Gov’t researchers, officers scrutinize disaster management in PH

THOROUGH ASSESSMENT. Researchers and officials from agencies and local governments examine disaster management initiatives in the country and how to address current challenges faced by the system.
(Screenshot by Marjune N. Muzones)

By Marjune N. Muzones

Owing to the fact that the country, being at high risk for natural disasters and calamities, the Philippine Institute for Development Studies (PIDS) conducted the webinar entitled “Examining the Philippines’ Bottom-up Approach to Disaster Risk Reduction and Management” on July 28, 2022.

It is the culmination of the series of webinars spearheaded by PIDS for the month of July.

“As we continue to recover from the severe socioeconomic impacts of the COVID-19 pandemic, the threat of natural hazards lingers in our midst. The country’s ranking in the Global Climate Risk Index of 2021 speaks of critical risks we are exposed to, the COVID-19 pandemic and the new contagious diseases that may threaten public health,” Dr. Aniceto C. Orbeta Jr., PIDS President expressed.

The virtual forum featured a PIDS study authored by Dr. Sonny N. Domingo, Senior Research Fellow,  and Ms. Arvie Joy A. Manejar, Research Specialist. It foocuses on the policies, institutions, community participation, and public investments in DRRM or Disaster Risk Reduction and Management in the Philippines.

“Specifically, we look at policy and institutional frameworks, and then we back-map budget and expenditure in the national and subnational levels, then we assess how this public investment are allocated, utilized, and inform policy priorities, and then we recommend ways to address these gaps,” Manejar said.

Key insights garnered from it include minimal investment in participatory PPAs, inefficient resource distribution among LGUs, the ambiguous or even difficult process of implementation, dependence on institutional leadership and spending in terms of DRR initiatives, weak reporting, tracking, accounting, and feedback on DRR resources, and the need for transparency and ease of audit regarding public funds and private donations.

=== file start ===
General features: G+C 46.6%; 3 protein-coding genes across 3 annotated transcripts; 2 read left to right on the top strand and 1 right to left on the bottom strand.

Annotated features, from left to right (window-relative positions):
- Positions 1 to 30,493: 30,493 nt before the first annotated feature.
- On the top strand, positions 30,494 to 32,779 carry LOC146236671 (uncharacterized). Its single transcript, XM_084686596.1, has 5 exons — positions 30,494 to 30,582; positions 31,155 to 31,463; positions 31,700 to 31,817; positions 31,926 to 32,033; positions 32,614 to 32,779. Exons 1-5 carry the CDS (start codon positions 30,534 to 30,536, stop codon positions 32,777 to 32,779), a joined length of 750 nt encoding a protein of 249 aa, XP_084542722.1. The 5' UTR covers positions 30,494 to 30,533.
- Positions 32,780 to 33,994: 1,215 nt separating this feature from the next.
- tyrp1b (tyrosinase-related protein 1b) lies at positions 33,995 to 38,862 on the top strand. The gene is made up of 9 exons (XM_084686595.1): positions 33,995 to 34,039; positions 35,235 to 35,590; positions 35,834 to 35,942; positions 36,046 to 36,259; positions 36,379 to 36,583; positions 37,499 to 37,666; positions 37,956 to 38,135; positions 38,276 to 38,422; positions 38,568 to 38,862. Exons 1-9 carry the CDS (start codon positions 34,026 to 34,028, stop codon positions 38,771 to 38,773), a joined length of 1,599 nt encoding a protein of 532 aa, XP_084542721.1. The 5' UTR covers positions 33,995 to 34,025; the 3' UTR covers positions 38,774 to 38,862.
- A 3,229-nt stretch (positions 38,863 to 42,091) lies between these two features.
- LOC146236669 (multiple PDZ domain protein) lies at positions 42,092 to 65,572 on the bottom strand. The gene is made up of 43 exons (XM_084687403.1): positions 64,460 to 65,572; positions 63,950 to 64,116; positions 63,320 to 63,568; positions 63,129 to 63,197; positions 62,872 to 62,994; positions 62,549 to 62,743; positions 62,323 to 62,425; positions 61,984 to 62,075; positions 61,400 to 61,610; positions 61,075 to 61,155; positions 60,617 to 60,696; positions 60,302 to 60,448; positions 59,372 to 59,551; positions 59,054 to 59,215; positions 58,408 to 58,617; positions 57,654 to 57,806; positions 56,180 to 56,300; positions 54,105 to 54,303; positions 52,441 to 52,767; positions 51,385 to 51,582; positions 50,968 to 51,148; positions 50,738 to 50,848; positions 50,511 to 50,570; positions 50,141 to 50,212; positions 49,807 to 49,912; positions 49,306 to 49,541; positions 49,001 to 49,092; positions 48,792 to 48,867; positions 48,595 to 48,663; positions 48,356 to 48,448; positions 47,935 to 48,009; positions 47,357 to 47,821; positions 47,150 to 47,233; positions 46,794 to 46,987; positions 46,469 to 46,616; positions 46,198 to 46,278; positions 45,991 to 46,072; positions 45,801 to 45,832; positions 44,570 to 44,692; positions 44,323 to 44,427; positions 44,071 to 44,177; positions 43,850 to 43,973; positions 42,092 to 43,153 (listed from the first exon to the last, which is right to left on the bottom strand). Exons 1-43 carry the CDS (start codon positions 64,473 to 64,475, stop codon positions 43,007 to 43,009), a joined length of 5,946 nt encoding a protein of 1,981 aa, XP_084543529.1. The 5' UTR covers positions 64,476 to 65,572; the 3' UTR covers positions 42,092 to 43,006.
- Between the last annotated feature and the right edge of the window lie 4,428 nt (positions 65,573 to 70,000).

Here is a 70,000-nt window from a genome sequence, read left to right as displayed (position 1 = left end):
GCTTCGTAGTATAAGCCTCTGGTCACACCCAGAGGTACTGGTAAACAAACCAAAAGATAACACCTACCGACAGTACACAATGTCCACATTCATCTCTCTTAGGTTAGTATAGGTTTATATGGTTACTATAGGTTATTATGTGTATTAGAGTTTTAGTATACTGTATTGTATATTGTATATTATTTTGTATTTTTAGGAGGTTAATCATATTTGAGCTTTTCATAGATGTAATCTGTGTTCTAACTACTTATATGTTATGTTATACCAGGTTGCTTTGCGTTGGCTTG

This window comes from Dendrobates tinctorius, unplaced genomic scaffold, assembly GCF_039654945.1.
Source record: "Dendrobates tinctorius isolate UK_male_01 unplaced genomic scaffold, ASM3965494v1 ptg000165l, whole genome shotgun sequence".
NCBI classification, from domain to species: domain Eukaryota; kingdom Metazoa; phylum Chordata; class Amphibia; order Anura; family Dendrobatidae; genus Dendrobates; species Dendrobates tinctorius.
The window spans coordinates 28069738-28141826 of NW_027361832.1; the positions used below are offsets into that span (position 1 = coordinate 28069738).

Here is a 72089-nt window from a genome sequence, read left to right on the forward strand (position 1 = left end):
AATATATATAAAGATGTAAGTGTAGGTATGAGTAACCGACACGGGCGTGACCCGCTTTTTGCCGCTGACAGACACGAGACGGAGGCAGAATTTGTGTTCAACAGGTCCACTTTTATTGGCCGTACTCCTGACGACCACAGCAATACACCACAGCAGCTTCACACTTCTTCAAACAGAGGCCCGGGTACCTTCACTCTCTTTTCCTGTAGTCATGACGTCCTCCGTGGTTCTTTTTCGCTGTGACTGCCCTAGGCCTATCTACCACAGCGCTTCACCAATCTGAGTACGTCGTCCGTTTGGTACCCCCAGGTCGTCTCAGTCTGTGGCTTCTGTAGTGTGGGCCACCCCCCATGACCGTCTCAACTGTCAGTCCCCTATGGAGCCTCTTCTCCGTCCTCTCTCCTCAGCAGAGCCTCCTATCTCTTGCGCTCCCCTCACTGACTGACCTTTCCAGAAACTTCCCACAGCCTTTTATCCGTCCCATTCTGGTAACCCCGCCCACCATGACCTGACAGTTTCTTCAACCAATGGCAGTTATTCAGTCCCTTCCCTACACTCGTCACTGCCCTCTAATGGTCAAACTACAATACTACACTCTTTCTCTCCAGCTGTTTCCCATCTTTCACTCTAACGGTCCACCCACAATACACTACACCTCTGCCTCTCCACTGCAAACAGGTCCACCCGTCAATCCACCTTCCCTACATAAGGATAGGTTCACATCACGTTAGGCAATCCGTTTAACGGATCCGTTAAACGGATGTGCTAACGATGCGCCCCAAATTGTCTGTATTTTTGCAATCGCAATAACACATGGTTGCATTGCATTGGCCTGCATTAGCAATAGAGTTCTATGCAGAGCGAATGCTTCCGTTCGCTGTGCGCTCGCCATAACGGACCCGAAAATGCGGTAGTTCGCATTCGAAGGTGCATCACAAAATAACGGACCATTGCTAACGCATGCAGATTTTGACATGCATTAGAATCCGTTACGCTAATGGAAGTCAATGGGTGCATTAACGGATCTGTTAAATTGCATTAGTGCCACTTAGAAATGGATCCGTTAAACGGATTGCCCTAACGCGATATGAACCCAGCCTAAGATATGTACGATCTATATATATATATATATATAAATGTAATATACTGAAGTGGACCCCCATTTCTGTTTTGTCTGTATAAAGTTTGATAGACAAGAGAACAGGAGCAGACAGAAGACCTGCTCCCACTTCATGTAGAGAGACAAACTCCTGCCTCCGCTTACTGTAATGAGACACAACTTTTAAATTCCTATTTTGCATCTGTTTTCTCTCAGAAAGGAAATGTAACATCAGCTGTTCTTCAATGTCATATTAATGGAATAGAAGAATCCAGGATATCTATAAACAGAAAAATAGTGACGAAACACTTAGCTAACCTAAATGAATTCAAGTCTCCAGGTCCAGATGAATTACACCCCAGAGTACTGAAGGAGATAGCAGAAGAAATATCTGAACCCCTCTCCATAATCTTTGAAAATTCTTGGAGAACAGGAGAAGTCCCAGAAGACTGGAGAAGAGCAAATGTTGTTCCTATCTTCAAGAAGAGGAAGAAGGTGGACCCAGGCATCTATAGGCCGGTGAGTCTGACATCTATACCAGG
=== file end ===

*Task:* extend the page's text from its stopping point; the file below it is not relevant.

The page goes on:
“In terms of ways forward, we have to capacitate LGUs on DRR policy and fiscal management. As evidenced by the sub-optimal use of what’s available to them, we need to empower them in terms of using what’s current in terms of assets and resources… We need to enhance reporting and transparency platforms and possibly compelling our local governments to come up with yearly reports on disaster related initiatives and even events in terms of the impacts of disasters in their communities,” Dr. Domingo uttered.

Insights were also heard from officials of the Office of Civil Defense and Bureau of Local Government Finance of the Department of Finance (DOF), together with Abuyog, Leyte LGU represented by Vice Mayor Lemuel Gin Traya.

“Ang DRRM tactics naming dito sa Abuyog ay syempre formulation and furnishing local plans, thorough risk, and hazard assessment, enlisting all possible needs, projects, programs, and activities, Securing MOA and MOU, and acknowledging and encourage DRR partners’ participation. Awareness, preparedness, security, sustainability, and investment yung ginagawa naming,” said Vice Mayor Traya.

An open forum was also conducted to answer queries and provide further clarification for virtual attendees.

For a more comprehensive understanding of the topics discussed, the recorded webinar session is accessible at the PIDS Facebook page: